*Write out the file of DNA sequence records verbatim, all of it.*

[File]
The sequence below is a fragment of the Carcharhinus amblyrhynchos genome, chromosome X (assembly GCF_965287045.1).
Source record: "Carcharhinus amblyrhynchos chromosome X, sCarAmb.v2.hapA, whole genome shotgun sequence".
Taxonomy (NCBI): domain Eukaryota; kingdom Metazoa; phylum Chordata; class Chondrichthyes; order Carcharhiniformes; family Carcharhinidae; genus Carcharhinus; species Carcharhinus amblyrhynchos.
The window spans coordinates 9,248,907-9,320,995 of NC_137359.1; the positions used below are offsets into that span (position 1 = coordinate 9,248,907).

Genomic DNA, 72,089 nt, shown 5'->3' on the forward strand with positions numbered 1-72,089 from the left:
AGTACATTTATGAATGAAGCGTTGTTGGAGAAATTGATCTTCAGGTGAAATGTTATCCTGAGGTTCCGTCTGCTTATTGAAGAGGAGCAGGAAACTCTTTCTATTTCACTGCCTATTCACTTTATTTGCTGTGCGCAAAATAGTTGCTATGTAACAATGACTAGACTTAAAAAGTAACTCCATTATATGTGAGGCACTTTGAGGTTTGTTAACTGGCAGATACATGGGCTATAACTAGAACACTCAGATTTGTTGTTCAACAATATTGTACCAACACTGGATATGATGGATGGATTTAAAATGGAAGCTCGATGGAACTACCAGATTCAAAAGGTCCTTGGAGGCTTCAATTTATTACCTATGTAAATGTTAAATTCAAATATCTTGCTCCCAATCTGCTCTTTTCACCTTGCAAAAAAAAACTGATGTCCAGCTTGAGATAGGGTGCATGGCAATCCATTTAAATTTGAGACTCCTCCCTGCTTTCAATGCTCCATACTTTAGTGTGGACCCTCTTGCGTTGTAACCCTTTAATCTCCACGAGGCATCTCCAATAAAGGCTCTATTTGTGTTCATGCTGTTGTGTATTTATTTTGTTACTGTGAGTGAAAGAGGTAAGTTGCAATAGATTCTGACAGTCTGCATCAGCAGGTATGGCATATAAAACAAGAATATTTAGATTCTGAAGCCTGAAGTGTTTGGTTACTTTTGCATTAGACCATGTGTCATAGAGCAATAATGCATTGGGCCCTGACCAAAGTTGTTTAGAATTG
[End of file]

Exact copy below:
The sequence below is a fragment of the Carcharhinus amblyrhynchos genome, chromosome X (assembly GCF_965287045.1).
Source record: "Carcharhinus amblyrhynchos chromosome X, sCarAmb.v2.hapA, whole genome shotgun sequence".
Taxonomy (NCBI): domain Eukaryota; kingdom Metazoa; phylum Chordata; class Chondrichthyes; order Carcharhiniformes; family Carcharhinidae; genus Carcharhinus; species Carcharhinus amblyrhynchos.
The window spans coordinates 9,248,907-9,320,995 of NC_137359.1; the positions used below are offsets into that span (position 1 = coordinate 9,248,907).

Genomic DNA, 72,089 nt, shown 5'->3' on the forward strand with positions numbered 1-72,089 from the left:
AGTACATTTATGAATGAAGCGTTGTTGGAGAAATTGATCTTCAGGTGAAATGTTATCCTGAGGTTCCGTCTGCTTATTGAAGAGGAGCAGGAAACTCTTTCTATTTCACTGCCTATTCACTTTATTTGCTGTGCGCAAAATAGTTGCTATGTAACAATGACTAGACTTAAAAAGTAACTCCATTATATGTGAGGCACTTTGAGGTTTGTTAACTGGCAGATACATGGGCTATAACTAGAACACTCAGATTTGTTGTTCAACAATATTGTACCAACACTGGATATGATGGATGGATTTAAAATGGAAGCTCGATGGAACTACCAGATTCAAAAGGTCCTTGGAGGCTTCAATTTATTACCTATGTAAATGTTAAATTCAAATATCTTGCTCCCAATCTGCTCTTTTCACCTTGCAAAAAAAAACTGATGTCCAGCTTGAGATAGGGTGCATGGCAATCCATTTAAATTTGAGACTCCTCCCTGCTTTCAATGCTCCATACTTTAGTGTGGACCCTCTTGCGTTGTAACCCTTTAATCTCCACGAGGCATCTCCAATAAAGGCTCTATTTGTGTTCATGCTGTTGTGTATTTATTTTGTTACTGTGAGTGAAAGAGGTAAGTTGCAATAGATTCTGACAGTCTGCATCAGCAGGTATGGCATATAAAACAAGAATATTTAGATTCTGAAGCCTGAAGTGTTTGGTTACTTTTGCATTAGACCATGTGTCATAGAGCAATAATGCATTGGGCCCTGACCAAAGTTGTTTAGAATTG